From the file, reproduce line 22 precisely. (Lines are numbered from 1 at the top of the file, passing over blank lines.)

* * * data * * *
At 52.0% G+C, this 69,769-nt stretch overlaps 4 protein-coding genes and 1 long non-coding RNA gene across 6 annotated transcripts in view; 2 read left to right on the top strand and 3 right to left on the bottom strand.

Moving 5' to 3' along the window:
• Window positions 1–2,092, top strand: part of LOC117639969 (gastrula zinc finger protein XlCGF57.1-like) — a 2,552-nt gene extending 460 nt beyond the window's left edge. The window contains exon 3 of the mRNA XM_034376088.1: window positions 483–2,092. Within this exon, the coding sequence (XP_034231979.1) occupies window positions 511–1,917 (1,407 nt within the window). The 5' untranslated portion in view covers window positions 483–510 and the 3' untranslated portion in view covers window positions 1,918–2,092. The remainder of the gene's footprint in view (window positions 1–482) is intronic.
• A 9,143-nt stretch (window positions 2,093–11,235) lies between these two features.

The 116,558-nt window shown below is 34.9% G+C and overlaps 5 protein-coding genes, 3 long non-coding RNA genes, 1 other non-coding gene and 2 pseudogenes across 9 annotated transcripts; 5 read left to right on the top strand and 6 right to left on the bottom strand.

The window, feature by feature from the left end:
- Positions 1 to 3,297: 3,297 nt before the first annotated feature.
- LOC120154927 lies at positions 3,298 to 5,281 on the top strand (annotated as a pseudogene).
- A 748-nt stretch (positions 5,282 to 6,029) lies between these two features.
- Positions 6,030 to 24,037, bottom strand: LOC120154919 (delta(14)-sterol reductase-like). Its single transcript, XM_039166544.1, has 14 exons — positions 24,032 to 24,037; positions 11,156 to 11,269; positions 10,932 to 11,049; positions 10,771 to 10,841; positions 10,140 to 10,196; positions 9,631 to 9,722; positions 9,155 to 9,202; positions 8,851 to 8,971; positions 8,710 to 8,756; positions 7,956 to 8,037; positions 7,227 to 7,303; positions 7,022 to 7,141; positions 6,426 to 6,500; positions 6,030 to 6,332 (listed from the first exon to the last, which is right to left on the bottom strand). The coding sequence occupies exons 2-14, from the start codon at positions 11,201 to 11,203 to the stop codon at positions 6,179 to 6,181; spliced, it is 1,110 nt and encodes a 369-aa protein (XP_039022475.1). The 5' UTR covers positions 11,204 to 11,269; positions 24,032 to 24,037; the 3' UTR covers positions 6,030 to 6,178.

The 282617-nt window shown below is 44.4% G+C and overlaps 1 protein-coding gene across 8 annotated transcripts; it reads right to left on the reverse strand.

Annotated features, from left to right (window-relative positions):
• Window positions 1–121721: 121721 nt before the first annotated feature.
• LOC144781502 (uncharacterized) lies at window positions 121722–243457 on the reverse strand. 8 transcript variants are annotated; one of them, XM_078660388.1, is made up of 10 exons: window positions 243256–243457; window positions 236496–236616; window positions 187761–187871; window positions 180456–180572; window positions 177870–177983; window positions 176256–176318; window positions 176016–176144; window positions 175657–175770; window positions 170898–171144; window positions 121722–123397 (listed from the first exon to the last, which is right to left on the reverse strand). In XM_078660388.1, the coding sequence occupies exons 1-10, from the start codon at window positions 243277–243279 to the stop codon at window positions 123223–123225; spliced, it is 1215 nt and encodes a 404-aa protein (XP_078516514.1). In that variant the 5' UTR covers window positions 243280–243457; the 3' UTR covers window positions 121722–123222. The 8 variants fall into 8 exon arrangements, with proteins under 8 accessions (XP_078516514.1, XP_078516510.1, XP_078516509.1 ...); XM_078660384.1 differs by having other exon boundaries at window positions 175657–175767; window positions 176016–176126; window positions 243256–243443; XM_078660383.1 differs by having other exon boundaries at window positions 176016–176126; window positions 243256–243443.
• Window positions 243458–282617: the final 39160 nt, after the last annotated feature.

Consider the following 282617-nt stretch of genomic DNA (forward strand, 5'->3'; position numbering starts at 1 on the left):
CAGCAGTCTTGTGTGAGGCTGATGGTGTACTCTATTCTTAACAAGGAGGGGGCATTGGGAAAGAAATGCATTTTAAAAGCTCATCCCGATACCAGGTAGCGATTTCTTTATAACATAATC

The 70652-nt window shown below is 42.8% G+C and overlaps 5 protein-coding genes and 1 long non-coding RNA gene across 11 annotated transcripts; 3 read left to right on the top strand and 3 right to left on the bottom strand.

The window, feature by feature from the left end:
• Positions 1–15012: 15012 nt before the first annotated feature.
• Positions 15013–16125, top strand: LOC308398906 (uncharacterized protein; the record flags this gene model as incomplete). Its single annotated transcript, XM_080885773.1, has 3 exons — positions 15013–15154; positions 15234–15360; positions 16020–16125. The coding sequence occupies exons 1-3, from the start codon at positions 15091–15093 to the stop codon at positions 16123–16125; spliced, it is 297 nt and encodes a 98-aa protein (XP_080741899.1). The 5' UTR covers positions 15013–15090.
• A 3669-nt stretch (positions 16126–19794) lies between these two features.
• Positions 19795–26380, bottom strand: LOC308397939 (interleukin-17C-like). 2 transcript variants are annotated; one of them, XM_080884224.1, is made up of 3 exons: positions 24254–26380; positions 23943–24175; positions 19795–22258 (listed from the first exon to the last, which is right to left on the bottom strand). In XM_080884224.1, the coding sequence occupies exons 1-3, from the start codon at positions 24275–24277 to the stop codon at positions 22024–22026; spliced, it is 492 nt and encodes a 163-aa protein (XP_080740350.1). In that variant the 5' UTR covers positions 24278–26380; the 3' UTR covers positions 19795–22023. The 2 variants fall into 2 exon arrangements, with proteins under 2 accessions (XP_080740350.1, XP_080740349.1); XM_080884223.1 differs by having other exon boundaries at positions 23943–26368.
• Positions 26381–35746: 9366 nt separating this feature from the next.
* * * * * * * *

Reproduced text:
• A 3669-nt stretch (positions 16126–19794) lies between these two features.